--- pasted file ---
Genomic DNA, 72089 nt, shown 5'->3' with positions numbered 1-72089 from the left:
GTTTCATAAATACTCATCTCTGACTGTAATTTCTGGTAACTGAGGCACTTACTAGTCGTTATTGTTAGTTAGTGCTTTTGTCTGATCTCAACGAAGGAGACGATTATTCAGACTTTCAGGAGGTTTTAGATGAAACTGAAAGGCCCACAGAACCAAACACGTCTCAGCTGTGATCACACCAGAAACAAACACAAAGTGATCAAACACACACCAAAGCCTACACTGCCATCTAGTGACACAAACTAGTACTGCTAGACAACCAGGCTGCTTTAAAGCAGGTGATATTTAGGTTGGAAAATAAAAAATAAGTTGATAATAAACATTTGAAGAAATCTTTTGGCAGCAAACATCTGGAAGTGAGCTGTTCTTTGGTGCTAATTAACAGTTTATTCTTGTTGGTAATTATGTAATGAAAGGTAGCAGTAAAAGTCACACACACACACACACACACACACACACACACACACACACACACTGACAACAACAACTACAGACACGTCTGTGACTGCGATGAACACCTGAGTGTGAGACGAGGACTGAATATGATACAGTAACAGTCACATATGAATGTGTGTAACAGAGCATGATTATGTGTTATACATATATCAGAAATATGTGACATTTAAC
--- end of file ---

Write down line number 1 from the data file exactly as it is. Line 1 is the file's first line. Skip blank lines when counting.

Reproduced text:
Genomic DNA, 72089 nt, shown 5'->3' with positions numbered 1-72089 from the left: